previous next


American translators

the English-speaking race has a strong instinct for translation, extending through both its branches. Miss Mitford says of one of her heroes in a country town, ‘He translated Horace, as all gentlemen do;’ and Mrs. Austin speaks of Goethe's ‘Faust’ as ‘that untranslatable poem which every Englishman translates.’ Americans are not behind their British cousins in these labors; and Professor Boyesen —who, as a Norseman by birth and an American by adoption, is free of all languages—has written an agreeable paper in Book News1 on the general subject of translations. In this he says that America has produced three of the greatest translators of modern times; a statement which every patriotic American would perhaps indorse, were he himself only allowed to make the selection. To two out of three of Mr. Boyesen's favorites I should certainly take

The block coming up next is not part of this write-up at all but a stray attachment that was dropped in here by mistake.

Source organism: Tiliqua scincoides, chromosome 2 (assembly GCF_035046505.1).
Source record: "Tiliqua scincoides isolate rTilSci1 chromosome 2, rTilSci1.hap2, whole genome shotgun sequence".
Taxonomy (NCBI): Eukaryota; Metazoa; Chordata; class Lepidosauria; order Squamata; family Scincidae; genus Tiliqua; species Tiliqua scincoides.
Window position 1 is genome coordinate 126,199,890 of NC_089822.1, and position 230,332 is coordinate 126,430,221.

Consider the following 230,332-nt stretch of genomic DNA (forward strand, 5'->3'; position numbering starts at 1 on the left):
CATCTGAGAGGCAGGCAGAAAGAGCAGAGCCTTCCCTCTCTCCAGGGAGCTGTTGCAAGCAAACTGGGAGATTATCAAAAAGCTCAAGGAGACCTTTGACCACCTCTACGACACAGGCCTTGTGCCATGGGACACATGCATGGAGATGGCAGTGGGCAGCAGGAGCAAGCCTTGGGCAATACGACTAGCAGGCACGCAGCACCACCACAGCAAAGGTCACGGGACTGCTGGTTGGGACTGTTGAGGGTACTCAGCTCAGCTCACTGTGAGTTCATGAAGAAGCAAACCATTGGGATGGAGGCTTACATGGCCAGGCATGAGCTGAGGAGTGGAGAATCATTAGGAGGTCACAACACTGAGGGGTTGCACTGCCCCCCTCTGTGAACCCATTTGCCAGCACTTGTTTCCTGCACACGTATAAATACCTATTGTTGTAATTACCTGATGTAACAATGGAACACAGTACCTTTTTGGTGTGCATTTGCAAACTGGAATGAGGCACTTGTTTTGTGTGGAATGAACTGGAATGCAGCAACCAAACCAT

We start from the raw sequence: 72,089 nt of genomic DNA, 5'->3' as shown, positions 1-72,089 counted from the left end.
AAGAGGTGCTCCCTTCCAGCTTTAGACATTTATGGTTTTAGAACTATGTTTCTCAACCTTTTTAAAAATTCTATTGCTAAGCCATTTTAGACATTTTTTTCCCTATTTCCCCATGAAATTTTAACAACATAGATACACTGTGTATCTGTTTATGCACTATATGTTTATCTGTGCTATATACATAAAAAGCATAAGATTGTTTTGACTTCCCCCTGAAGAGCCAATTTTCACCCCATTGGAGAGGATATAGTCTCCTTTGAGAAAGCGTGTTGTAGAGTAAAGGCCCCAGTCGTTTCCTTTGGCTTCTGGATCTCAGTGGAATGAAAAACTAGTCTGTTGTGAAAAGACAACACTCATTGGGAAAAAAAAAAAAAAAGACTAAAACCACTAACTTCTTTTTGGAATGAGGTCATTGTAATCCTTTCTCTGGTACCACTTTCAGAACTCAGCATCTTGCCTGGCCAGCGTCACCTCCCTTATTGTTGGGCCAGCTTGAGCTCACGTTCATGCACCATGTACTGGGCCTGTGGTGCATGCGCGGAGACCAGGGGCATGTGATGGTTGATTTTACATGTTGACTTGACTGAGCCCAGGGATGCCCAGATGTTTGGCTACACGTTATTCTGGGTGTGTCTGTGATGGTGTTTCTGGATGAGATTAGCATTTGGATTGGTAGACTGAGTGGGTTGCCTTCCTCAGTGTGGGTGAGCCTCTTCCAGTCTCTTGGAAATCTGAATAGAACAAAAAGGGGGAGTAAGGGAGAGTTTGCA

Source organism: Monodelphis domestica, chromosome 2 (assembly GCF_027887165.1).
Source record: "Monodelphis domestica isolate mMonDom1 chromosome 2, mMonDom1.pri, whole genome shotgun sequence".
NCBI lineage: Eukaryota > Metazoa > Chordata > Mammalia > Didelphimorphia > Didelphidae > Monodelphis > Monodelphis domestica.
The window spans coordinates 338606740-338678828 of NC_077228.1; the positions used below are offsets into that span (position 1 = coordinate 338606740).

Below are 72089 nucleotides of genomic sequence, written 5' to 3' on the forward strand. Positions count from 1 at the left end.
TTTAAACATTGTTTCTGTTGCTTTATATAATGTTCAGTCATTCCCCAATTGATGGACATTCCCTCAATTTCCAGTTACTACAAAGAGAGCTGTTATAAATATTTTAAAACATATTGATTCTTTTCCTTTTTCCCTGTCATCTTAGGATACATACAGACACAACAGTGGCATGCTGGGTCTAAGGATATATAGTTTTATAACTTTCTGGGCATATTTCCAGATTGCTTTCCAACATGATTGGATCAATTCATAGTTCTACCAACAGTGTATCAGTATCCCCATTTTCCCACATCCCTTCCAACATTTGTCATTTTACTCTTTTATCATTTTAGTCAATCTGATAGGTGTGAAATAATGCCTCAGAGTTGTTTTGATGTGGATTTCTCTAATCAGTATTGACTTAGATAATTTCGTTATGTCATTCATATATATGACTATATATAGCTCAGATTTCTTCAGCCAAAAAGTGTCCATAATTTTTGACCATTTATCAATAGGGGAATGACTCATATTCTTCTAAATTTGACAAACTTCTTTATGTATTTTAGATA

1 1 August, 1888.

Creative Commons License
This work is licensed under a Creative Commons Attribution-ShareAlike 3.0 United States License.

An XML version of this text is available for download, with the additional restriction that you offer Perseus any modifications you make. Perseus provides credit for all accepted changes, storing new additions in a versioning system.

hide Places (automatically extracted)

View a map of the most frequently mentioned places in this document.

Download Pleiades ancient places geospacial dataset for this text.

hide People (automatically extracted)
Sort people alphabetically, as they appear on the page, by frequency
Click on a person to search for him/her in this document.
H. H. Boyesen (2)
Mitford (1)
J. W. Goethe (1)
Henry Austin (1)
Americans (1)
hide Dates (automatically extracted)
Sort dates alphabetically, as they appear on the page, by frequency
Click on a date to search for it in this document.
August 1st, 1888 AD (1)
hide Display Preferences
Greek Display:
Arabic Display:
View by Default:
Browse Bar: